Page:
Secretary of State Hillary Clinton will unveil a new U.S. push for global Internet freedoms on Tuesday, citing Internet-fired protests in Egypt and Iran as examples of how new technologies can spark political transformation.
Clinton, making her second major address on Internet policy amid growing evidence of how communications technologies can transform politics around the globe, will underscore U.S. commitments to a free, open and secure Internet, the State Department said on Monday, releasing excerpts of her speech.
There is a debate underway in some circles about whether the Internet is a force for liberation or repression. But as the events in Iran, Egypt and elsewhere have shown, that debate is largely beside the point, one excerpt of Clinton's speech says.
What matters is what people who go online do there, and what principles should guide us as we come together in cyberspace. That question becomes more urgent every day, Clinton will say, according to the excerpts of her address.
Under Clinton, the U.S. State Department has pushed Internet freedom as a basic human right, although it has also struggled with the consequences as it seeks to control the damage wrought by the WikiLeaks release of classified U.S. diplomatic cables.
Clinton has condemned the WikiLeaks releases, saying they are based on stolen information that threatens both U.S. security as well as the wellbeing of confidential sources including human rights activists and others cited in the cable traffic.
But she has also strongly defended the basic value of a free Internet, saying social networking sites such as Twitter and Facebook can give voice to people's aspirations as seen in protests in Tunisia, Egypt, Iran and elsewhere.
The State Department, previewing Clinton's speech at a Washington, D.C. university on Tuesday, said she would reaffirm U.S. support for a free and open Internet and underscore the importance of safeguarding both liberty and security, transparency and confidentiality, and freedom of expression and tolerance.
Our allegiance to the rule of law does not dissipate in cyberspace. Neither does our commitment to protecting civil liberties and human rights, Clinton will say, according to the speech excerpts.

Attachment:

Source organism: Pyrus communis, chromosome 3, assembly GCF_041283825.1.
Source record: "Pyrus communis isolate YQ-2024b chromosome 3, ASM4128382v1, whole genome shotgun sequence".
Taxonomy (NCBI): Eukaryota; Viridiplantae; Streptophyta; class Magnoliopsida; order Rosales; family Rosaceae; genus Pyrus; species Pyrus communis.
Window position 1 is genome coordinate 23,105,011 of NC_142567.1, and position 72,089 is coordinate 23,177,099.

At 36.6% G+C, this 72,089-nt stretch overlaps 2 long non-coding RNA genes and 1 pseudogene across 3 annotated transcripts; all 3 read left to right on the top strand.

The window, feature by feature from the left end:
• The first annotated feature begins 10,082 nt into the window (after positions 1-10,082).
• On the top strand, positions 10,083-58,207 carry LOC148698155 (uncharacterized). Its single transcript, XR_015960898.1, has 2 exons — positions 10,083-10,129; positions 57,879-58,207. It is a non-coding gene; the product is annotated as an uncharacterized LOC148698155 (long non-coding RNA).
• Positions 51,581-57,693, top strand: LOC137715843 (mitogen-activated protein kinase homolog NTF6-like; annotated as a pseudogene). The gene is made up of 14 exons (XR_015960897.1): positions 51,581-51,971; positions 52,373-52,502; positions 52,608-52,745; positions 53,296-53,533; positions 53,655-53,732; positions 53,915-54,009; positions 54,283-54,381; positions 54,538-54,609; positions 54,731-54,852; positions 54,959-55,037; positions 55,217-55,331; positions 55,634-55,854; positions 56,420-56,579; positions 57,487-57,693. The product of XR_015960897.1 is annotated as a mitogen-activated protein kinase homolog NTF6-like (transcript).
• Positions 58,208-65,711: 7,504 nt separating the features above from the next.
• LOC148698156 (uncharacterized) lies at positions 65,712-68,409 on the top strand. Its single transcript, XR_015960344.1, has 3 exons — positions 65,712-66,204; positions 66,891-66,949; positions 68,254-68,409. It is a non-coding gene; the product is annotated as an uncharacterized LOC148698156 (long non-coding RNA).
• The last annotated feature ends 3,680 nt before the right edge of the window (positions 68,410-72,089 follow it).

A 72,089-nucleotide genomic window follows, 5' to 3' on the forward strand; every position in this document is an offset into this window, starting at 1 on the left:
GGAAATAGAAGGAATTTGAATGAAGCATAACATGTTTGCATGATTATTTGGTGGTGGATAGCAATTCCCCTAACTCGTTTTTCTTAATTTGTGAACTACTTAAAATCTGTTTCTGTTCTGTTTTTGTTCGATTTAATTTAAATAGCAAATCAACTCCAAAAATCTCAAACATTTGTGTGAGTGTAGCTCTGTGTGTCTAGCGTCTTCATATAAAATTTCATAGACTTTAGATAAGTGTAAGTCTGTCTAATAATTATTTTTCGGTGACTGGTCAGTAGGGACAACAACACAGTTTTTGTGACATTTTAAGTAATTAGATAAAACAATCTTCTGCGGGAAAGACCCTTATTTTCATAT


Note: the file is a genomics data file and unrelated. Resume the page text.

Clinton has made Internet freedom a central plank of U.S. foreign policy, and last year called efforts by some governments to control their citizens' access to the Internet as the modern day equivalent of the Berlin Wall.
The forceful U.S. stance on the Internet has led to friction with China and other countries, which the United States has accused of hacking and censorship in an attempt to control the flow of information.
Along with China, Clinton has cited Iran, Saudi Arabia and Egypt among countries that censored the Internet or harassed bloggers -- and in Egypt and Iran, opposition protests have been fueled in part by new Internet technologies that allow people to organize.
The clash over the Internet was thrown into stark relief last year when search giant Google Inc threatened to quit China's market amid charges of hacking and censorship, although it later devised a work-around that it said both complied with Chinese law and its own pledge to allow users broad access to the Internet.
Clinton, who has directed the State Department to work on ways to broaden global Internet access and prevent authoritarian governments from using the technology to suppress dissent, will underscore that there is no turning back from the increasingly networked society.
History has shown us that repression often sows the seeds for revolution down the road. Those who clamp down on Internet freedom may be able to hold back the full impact of their people's yearnings for a while, but not forever, her speech says.
(Editing by Eric Walsh)